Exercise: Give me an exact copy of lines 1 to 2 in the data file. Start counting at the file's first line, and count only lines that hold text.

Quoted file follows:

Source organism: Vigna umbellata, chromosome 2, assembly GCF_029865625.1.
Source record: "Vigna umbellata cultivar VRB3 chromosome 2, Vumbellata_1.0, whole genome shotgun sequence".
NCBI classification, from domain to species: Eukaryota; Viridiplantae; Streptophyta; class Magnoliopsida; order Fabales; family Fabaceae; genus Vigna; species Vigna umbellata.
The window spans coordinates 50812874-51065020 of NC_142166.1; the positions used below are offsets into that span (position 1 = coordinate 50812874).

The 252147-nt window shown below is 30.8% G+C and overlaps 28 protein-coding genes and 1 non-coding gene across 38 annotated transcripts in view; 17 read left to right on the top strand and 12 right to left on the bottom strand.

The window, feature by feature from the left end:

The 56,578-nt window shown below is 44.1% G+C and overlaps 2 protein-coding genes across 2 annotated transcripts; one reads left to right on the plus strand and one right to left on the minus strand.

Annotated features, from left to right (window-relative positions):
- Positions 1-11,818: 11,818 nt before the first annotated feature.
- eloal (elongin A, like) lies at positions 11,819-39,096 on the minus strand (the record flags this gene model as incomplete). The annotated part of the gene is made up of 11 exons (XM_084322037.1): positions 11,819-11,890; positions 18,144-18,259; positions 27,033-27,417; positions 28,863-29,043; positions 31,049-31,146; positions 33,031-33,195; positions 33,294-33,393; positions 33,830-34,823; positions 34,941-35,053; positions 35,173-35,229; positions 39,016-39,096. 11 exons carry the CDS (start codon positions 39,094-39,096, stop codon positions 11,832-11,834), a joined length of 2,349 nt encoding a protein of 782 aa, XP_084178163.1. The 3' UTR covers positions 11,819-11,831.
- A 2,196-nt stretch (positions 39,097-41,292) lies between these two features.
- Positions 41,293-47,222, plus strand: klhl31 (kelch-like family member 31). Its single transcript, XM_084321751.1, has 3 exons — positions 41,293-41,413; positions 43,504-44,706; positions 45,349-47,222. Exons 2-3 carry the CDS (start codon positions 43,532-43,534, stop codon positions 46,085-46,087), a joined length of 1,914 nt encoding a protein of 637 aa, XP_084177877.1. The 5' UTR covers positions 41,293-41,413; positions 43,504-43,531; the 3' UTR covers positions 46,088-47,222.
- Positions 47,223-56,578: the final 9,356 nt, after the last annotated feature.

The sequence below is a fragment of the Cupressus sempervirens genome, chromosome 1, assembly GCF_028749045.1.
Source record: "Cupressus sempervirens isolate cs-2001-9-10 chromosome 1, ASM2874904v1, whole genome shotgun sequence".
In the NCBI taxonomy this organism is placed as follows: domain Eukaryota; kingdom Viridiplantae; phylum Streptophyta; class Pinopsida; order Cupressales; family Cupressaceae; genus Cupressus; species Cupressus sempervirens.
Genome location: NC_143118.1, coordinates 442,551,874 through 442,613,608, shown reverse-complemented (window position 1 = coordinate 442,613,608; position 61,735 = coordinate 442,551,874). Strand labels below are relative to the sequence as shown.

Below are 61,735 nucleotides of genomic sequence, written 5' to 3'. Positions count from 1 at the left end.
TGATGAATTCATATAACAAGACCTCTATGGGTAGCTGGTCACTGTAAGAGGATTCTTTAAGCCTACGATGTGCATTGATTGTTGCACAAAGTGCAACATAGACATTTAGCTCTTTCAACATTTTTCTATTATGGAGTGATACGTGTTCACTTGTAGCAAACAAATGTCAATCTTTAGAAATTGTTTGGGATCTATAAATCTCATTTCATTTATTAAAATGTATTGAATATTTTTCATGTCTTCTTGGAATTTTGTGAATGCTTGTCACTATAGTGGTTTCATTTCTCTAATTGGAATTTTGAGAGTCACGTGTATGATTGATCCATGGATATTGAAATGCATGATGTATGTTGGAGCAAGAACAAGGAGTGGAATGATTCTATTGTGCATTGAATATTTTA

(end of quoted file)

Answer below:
Source organism: Vigna umbellata, chromosome 2, assembly GCF_029865625.1.
Source record: "Vigna umbellata cultivar VRB3 chromosome 2, Vumbellata_1.0, whole genome shotgun sequence".